Video Cameras forum

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Canon HV20 Editing/HD Deck for Capturing

I am thinking about purchasing either of the following cameras:

Sony HD H1000 which can record in both HD and SD.
Canon HV20

The challenge is that the editor that I currently use does not have access to an HD deck for capturing the footage. He uses a standard deck. Is there any way to get around this? We don't want to use the camera itself to accomplish this.


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Canon HV20 Editing/HD Deck for Capturing

In reply to: There aren't too many choices...

Thank you for the links. As expected, the HD VTR decks are terribly expensive. I guess the other alternative is to transfer footage directly to my Mac via the firewire and edit from Apple iMovie or Final Cut Pro HD? Please advise.

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Yup! It's usually a LOT cheaper to use the camera

In reply to: Canon HV20 Editing/HD Deck for Capturing

for capture activities. Decks are definitely a high cost alternative.

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Yes... using the HDV camera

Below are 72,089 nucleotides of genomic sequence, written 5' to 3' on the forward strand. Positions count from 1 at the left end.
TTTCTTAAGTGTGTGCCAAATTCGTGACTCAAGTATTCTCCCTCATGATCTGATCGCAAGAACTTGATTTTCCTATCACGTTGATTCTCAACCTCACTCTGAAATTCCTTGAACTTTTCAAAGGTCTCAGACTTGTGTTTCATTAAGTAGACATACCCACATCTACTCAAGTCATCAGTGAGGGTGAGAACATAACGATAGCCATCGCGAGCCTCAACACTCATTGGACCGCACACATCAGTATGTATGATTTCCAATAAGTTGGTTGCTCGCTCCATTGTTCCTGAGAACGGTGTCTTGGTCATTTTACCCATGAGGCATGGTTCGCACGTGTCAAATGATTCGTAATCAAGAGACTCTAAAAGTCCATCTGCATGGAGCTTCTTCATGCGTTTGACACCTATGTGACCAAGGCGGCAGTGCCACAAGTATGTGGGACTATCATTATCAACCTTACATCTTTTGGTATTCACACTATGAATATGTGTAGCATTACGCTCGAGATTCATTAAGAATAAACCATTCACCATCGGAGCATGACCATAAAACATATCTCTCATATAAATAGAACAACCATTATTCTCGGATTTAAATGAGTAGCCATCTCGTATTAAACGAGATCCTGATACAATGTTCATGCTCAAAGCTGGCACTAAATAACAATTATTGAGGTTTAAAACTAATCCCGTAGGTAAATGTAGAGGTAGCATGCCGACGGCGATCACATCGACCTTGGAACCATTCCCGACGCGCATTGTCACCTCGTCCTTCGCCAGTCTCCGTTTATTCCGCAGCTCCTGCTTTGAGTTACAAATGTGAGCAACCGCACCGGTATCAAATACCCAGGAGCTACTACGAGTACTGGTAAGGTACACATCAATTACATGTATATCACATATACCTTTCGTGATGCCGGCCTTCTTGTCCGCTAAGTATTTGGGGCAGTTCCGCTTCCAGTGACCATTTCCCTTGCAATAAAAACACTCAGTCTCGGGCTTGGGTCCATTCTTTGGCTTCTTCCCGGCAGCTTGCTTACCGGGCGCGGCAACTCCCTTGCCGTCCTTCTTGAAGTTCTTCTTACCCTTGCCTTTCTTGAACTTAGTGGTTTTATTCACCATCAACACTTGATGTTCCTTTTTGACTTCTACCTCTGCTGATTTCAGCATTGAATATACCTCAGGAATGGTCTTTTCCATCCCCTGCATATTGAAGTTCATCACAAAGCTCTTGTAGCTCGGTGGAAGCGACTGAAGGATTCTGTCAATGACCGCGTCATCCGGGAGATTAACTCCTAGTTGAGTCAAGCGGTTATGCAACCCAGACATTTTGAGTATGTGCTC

In reply to: Canon HV20 Editing/HD Deck for Capturing

and connecting via firewire is an alternative.

If someone else is editing, it would be advantageous to use an external drive (preferably firewire) on which to save the imported files. That way getting the footage to another machine is much easier.

A few things to which you should pay attention or be aware:

1) One hour of DV will use about 14 gig on the hard drive; 1 hour of HDV will use 3x-4x more hard drive space. The *smallest* drive I suggest for HDV project and editing is 500 gig. Of course, it depends on the project - you may need more space.

2) If different computers are used, be sure the versions of iMovieHD or FinalCut (Express or Pro) are the same. You never know what oddities will happen between revisions.

3) If the versions are different, then exporting the entire project as "full quality" will result in an HDV equivalent file. Then, the other computer need only re-import - basically the same thing as importing directly from the camcorder. You can either save the clips individually (can be tedious) or as one big clip. Then when imported on the other computer, either the individual clips are brought in - or THEY have the tedious task of breaking up the clips.

4) Since we don't know what Macintosh you are on, we don't know what CPU you have. DV has imported real time for a while - HDV can take longer than real-time. On my 3 year old G5, 1 hour of HDV takes about 2.5 hours to import. I know the newer machines are a lot faster.

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